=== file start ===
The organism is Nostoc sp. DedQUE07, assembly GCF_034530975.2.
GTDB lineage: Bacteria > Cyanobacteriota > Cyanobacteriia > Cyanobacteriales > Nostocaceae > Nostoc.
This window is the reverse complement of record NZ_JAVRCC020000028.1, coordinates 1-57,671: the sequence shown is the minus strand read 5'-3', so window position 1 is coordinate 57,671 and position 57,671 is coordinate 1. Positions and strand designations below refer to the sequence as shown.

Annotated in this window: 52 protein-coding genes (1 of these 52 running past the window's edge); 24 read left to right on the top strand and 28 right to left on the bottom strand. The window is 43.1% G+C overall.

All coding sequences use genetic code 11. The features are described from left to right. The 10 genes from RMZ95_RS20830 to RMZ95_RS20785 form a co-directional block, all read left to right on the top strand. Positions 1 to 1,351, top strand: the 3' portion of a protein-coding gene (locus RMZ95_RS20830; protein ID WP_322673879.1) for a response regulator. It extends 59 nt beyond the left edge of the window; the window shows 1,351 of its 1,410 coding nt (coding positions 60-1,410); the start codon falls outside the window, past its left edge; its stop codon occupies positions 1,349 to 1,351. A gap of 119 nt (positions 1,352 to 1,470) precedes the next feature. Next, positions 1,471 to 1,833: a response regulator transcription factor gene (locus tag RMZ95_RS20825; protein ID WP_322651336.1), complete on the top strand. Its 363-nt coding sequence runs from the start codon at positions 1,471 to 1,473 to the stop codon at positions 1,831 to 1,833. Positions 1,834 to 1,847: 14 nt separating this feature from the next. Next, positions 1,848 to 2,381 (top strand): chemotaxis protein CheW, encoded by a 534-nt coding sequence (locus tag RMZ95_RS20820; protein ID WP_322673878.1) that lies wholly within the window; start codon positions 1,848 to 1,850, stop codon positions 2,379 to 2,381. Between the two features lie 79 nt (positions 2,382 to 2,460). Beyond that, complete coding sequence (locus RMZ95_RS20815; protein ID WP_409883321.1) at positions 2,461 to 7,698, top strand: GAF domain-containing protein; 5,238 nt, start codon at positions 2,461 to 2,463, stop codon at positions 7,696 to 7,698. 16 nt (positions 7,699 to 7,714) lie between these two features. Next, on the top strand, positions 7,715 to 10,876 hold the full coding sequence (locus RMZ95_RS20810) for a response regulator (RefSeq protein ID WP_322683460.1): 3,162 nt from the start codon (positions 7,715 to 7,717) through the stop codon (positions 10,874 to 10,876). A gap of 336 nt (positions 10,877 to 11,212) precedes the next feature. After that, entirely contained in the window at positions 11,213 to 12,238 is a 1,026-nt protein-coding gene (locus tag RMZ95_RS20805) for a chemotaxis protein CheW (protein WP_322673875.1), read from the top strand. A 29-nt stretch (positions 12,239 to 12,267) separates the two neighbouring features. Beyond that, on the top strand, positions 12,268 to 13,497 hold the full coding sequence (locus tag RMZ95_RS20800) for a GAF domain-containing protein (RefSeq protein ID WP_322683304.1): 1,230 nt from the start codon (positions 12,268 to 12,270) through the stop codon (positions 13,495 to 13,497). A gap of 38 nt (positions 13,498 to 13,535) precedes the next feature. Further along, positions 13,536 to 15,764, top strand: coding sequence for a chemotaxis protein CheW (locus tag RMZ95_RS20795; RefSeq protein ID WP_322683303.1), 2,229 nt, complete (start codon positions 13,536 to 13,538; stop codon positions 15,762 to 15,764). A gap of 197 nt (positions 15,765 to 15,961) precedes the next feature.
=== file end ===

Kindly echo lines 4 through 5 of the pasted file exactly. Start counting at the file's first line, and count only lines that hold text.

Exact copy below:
Annotated in this window: 52 protein-coding genes (1 of these 52 running past the window's edge); 24 read left to right on the top strand and 28 right to left on the bottom strand. The window is 43.1% G+C overall.

All coding sequences use genetic code 11. The features are described from left to right. The 10 genes from RMZ95_RS20830 to RMZ95_RS20785 form a co-directional block, all read left to right on the top strand. Positions 1 to 1,351, top strand: the 3' portion of a protein-coding gene (locus RMZ95_RS20830; protein ID WP_322673879.1) for a response regulator. It extends 59 nt beyond the left edge of the window; the window shows 1,351 of its 1,410 coding nt (coding positions 60-1,410); the start codon falls outside the window, past its left edge; its stop codon occupies positions 1,349 to 1,351. A gap of 119 nt (positions 1,352 to 1,470) precedes the next feature. Next, positions 1,471 to 1,833: a response regulator transcription factor gene (locus tag RMZ95_RS20825; protein ID WP_322651336.1), complete on the top strand. Its 363-nt coding sequence runs from the start codon at positions 1,471 to 1,473 to the stop codon at positions 1,831 to 1,833. Positions 1,834 to 1,847: 14 nt separating this feature from the next. Next, positions 1,848 to 2,381 (top strand): chemotaxis protein CheW, encoded by a 534-nt coding sequence (locus tag RMZ95_RS20820; protein ID WP_322673878.1) that lies wholly within the window; start codon positions 1,848 to 1,850, stop codon positions 2,379 to 2,381. Between the two features lie 79 nt (positions 2,382 to 2,460). Beyond that, complete coding sequence (locus RMZ95_RS20815; protein ID WP_409883321.1) at positions 2,461 to 7,698, top strand: GAF domain-containing protein; 5,238 nt, start codon at positions 2,461 to 2,463, stop codon at positions 7,696 to 7,698. 16 nt (positions 7,699 to 7,714) lie between these two features. Next, on the top strand, positions 7,715 to 10,876 hold the full coding sequence (locus RMZ95_RS20810) for a response regulator (RefSeq protein ID WP_322683460.1): 3,162 nt from the start codon (positions 7,715 to 7,717) through the stop codon (positions 10,874 to 10,876). A gap of 336 nt (positions 10,877 to 11,212) precedes the next feature. After that, entirely contained in the window at positions 11,213 to 12,238 is a 1,026-nt protein-coding gene (locus tag RMZ95_RS20805) for a chemotaxis protein CheW (protein WP_322673875.1), read from the top strand. A 29-nt stretch (positions 12,239 to 12,267) separates the two neighbouring features. Beyond that, on the top strand, positions 12,268 to 13,497 hold the full coding sequence (locus tag RMZ95_RS20800) for a GAF domain-containing protein (RefSeq protein ID WP_322683304.1): 1,230 nt from the start codon (positions 12,268 to 12,270) through the stop codon (positions 13,495 to 13,497). A gap of 38 nt (positions 13,498 to 13,535) precedes the next feature. Further along, positions 13,536 to 15,764, top strand: coding sequence for a chemotaxis protein CheW (locus tag RMZ95_RS20795; RefSeq protein ID WP_322683303.1), 2,229 nt, complete (start codon positions 13,536 to 13,538; stop codon positions 15,762 to 15,764). A gap of 197 nt (positions 15,765 to 15,961) precedes the next feature.